What did you do on your polydays?

This weekend I had the great pleasure of attending, and presenting at polyday london, an annual event which looks at different aspects of consensual non monogamy. For those unfamiliar with it polyamory is a practice/identity/relationship style which believes it is possible to be in relationships with more than one person. If that seems quite a complicated definition perhaps that reflects the diversity of experiences and attitudes towards polyamory.

The event took place in a community center in Battersea, and it was great to see that genuine thought had been given to the diversity of people who might attend. The toilets had been degendered, giving the important information of whether they contained urinals or toilets rather than assuming which gender needed which. It was all on one level, and so accessbile to those with mobility difficulties. There was a break out/chill out room, which many neuroatypical people have told me are vital if they are to attend events. Perhaps most importantly of all there was a welcoming attitude from the organisers which seemed to say everyone was welcome, you did not have to be an expert, or know everyone to attend.

What of the day itself? There were a number of different sessions, as well as my own on doing poly wrong (which I shall write about separately). I would certainly recommend the day to anyone, whether they identify as poly or not, who is thinking about how they do relationships. For example the discussion on jealousy, on how it comes from within us, and should not be laid at the feet of a partner, could have been of use to both non monogamous and monogamous people. The idea that we react to perceived threats to relationships, even if in a jealous reaction we are threatening the relationship was explored with real depth and understanding. Also exploring how we set boundaries for our own self-care was a vital discussion whether we are looking at friends, family, paramours, lovers or partners.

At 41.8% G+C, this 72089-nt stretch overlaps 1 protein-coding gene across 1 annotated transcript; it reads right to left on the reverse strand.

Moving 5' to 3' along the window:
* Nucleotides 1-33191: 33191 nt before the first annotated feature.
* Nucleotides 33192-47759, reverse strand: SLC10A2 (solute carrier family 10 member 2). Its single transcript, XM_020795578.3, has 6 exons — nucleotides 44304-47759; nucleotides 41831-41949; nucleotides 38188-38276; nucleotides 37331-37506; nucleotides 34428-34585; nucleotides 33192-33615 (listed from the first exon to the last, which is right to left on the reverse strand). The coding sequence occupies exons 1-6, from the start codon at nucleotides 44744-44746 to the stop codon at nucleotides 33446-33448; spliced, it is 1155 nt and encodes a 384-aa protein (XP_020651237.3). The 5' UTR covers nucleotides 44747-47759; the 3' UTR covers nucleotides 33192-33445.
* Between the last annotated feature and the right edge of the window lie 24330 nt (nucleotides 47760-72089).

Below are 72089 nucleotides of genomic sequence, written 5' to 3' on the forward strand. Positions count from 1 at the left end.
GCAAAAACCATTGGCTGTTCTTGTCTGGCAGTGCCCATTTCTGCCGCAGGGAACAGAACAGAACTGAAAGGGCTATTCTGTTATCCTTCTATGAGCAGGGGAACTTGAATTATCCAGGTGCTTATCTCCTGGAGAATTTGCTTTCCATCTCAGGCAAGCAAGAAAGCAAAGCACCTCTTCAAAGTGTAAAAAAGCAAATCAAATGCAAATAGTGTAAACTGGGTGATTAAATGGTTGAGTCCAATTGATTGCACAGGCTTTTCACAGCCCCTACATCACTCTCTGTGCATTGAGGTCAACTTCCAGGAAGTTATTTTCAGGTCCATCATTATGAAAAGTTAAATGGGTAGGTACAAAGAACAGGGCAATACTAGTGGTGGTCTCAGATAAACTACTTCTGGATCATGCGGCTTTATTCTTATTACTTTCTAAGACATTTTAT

One of the highlights of the day for me was attending the workshop on mental health facilitated by DK Green. Many courageous people shared their own issues, and concerns, from being a partner with mental health issues to breaking out of a rescuer/victim dynamic. It was the kind of frank and compassionate discussion of mental health which is all too rare. Being in a room where over 100 people wanted to tackle stigma, assumptions, share knowledge and learn to be better was a powerful experience I shall take into my client work and personal relationships.

The idea of people wanting to be better, in relationships and out of them, came across strongly the whole day. No one is born good at relationships, we learn from those around us, from the media, books, films, even the songs on the radio. Sometimes to have a healthy relationship in adulthood we have to unlearn certain things. Learning needs to be life long, and conscious. By attending the workshops at polyday people were saying they did not have all of the answers. It takes honesty to admit that, but it is the vital first step.

As well as the workshops there were opportunities to socialize, a great bookstall, a cafe and lots of great conversations to be had. I would recommend anyone thinking about consensual non-monogamy to attend the day if they can. Indeed I am currently wondering about a similar, smaller event in the North East!

To find out more about counselling for those in non traditional relationships, you can contact me on northumberlandcounselling@gmail.com

One thought on “What did you do on your polydays?

  1. Hey, funnily enough I know one of the organisers (Marcos), added them into Glasgow Polyamory Network and my co-admins and I are planning an annual Scottish Polyamory Visibility Day in March from next year.

    Liked by 1 person

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